Heart Attack Testing: Faq
Q: Why do I have to submit to a bunch of tests?A: Tests help the doctor determine if a heart attack occurred, how much your heart was damaged and what degree of coronary artery disease you might have. The tests screen your heart and help the doctor determine what treatment and lifestyle changes will keep your heart healthy and prevent serious future medical events.
Q: Whats the difference between invasive and non-invasive tests?A: Non-invasive cardiac tests measure your hearts activity through external imaging and electrocardiography. Invasive tests include drawing and testing samples of your blood, and inserting and threading a thin hollow tube called a catheter into a blood vessel to get an inside view.
Q: How can I learn more about the tests that may be performed?A: These diagnostic tests and procedures can reveal if you had a heart attack, how much damage was done and what degree of coronary artery disease you have.
Q: What types of treatment will I get after the hospital diagnoses my heart attack?A: If youve had a heart attack, you may have already had undergone certain procedures to help you survive your heart attack. Those same procedures can help to diagnose your condition. Such procedures include:
What’s The Difference Between A Cardiac Arrest And A Heart Attack
The phrases cardiac arrest and heart attack are often confused, however are different.If youre having a cardiac arrest you will be unconscious, not breathing or not breathing normally. Your heart has stopped pumping blood around your body and youll need CPR and medical attention immediately. During a heart attack you’ll be conscious and breathing, but experiencing chest pain or discomfort.A heart attack is a medical emergency and can lead to cardiac arrest so its important to seek medical attention straight away.
Women’s Health: Can Holiday Stress Lead To A Heart Attack
It’s easy to get caught up in the stress and chaos that accompany the holiday season each year. For some women, their busy lives become even more hectic, as additional shopping, cooking and spending combine to add even more anxiety. The result can be overwhelming. In addition, women often ignore the symptoms of heart disease and put the health needs of friends and family before their own.
Take a moment to view this American Heart Association video about what may seem like a typical morning family routine:
This portrayal may seem a little over the top, but many people take pride in being able to accomplish a multitude of tasks and trying to be everything to everyone. However, this can negatively affect physical and mental health, especially if one’s personal health is ignored.
Heart disease is the No. 1 killer for men and women. More women die of heart disease than of breast cancer. Taking care of heart health is important, and that includes avoiding risk factors or behaviors that lead to heart disease, recognizing symptoms of heart disease and seeking treatment for heart disease.
Risk factors for heart disease
Traditional risk factors for coronary artery disease include high cholesterol, high blood pressure, smoking cigarettes and obesity. In addition, nontraditional risk factors, such as stress, anxiety and depression, also affect heart health.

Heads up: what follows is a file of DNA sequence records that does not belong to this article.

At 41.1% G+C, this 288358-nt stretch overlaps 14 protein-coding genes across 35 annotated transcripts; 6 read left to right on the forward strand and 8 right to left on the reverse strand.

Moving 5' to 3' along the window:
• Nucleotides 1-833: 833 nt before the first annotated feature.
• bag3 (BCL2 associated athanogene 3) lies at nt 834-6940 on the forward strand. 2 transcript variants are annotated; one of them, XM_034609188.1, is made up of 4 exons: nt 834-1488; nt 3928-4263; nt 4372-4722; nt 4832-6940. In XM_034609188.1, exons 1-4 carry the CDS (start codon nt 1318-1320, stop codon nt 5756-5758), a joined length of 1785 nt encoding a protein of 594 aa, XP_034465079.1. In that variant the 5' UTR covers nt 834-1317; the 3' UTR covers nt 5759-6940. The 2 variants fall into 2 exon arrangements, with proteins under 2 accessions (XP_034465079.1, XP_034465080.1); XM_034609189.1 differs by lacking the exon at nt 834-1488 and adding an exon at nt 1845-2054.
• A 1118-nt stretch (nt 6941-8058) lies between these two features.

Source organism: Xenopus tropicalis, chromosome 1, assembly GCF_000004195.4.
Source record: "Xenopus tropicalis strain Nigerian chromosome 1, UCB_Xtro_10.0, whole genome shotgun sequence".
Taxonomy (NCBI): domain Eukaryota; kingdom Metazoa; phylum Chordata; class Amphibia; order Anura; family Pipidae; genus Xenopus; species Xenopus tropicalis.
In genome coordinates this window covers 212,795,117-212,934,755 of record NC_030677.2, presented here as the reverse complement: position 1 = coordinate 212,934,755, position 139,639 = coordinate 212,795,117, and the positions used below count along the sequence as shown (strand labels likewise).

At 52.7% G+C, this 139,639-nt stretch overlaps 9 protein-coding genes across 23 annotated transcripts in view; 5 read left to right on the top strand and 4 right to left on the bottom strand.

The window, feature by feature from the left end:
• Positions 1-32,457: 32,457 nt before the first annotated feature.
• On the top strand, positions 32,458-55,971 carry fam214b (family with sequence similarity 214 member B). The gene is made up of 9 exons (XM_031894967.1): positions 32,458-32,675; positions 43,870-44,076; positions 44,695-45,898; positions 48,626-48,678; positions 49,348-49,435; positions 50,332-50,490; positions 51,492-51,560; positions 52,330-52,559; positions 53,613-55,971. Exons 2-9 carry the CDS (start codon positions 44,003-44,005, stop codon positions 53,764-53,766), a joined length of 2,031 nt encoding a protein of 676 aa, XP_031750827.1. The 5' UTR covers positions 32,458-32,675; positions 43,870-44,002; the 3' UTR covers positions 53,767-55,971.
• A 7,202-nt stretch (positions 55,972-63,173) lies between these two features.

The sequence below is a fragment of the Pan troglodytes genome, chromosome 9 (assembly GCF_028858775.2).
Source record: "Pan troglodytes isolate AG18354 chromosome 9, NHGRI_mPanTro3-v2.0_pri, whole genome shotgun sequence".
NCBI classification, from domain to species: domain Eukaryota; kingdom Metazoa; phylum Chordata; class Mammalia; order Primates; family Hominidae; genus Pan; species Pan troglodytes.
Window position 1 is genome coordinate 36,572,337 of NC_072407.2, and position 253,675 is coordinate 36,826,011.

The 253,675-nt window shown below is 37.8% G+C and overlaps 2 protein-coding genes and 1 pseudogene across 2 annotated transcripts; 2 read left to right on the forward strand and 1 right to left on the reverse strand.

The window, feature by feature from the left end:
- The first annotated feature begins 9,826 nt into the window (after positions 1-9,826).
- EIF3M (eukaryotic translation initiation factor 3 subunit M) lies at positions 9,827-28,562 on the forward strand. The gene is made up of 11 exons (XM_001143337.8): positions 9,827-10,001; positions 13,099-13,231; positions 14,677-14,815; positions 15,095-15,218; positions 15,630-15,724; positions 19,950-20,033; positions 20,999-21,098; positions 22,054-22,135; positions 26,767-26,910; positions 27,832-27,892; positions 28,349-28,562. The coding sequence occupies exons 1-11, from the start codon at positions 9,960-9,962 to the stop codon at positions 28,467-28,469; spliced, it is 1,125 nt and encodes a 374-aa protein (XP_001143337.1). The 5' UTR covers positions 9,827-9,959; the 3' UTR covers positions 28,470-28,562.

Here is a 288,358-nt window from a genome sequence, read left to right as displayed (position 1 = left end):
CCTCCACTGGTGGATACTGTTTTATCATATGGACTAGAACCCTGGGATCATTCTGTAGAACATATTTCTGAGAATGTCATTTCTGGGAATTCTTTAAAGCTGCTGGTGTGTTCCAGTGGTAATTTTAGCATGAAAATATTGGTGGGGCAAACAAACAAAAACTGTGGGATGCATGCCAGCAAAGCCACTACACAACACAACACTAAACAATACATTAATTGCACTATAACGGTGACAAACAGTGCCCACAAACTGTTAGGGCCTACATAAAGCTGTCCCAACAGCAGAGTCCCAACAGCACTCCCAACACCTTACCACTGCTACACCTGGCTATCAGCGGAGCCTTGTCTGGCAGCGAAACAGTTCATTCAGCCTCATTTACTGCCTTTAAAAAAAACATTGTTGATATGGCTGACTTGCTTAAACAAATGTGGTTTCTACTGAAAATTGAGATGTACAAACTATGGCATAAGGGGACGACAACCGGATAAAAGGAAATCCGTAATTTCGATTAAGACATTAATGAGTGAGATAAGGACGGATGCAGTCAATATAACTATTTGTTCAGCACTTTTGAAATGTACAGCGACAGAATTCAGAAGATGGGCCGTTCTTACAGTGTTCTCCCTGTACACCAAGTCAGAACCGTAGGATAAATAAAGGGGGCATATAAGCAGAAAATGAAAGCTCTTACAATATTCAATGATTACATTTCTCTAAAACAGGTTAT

How does stress lead to heart attacks?
Research is ongoing in other heart disease risk factors in women.
Managing holiday stress
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Early Symptoms Of A Heart Attack
The sooner you get help for a heart attack, the better your chances for a complete recovery. Unfortunately, many people hesitate to get help, even if they suspect theres something wrong.
Doctors, however, overwhelmingly encourage people to get help if they suspect theyre experiencing early heart attack symptoms.
Even if youre wrong, going through some testing is better than suffering long-term heart damage or other health issues because you waited too long.
Heart attack symptoms vary from person to person and even from one heart attack to another. The important thing is to trust yourself. You know your body better than anyone. If something feels wrong, get emergency care right away.
According to the Society of Cardiovascular Patient Care, early heart attack symptoms occur in 50 percent of all people who have heart attacks. If youre aware of the early symptoms, you may be able get treatment quickly enough to prevent heart damage.
Eighty-five percent of heart damage happens in the first two hours following a heart attack.
Early symptoms of heart attack can include the following:
- mild pain or discomfort in your chest that may come and go, which is also called stuttering chest pain
- pain in your shoulders, neck, and jaw
Catch The Signs Early
Dont wait to get help if you experience any of these heart attack warning signs. Some heart attacks are sudden and intense. But most start slowly, with mild pain or discomfort. Pay attention to your body and call 911 if you experience:
- Chest discomfort. Most heart attacks involve discomfort in the center of the chest that lasts more than a few minutes or it may go away and then return. It can feel like uncomfortable pressure, squeezing, fullness or pain.
- Discomfort in other areas of the upper body. Symptoms can include pain or discomfort in one or both arms, the back, neck, jaw or stomach.
- Shortness of breath. This can occur with or without chest discomfort.
- Other signs. Other possible signs include breaking out in a cold sweat, nausea or lightheadedness.
Download the common heart attack warning signs infographic |
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Chest Tightness As Well As Pains Elsewhere In The Body Are Among The Most Common Heart Attack Symptoms In Men
Heart attack symptoms in men vary, from cold sweats to chest pain to lightheadedness.
Up until around age 55, men are much more likely than women to experience a heart attack. The gap gets smaller with advancing age, but men are still at a higher risk than women of suffering a heart attack. For that reason alone, its important that you recognize the common heart attack symptoms in men.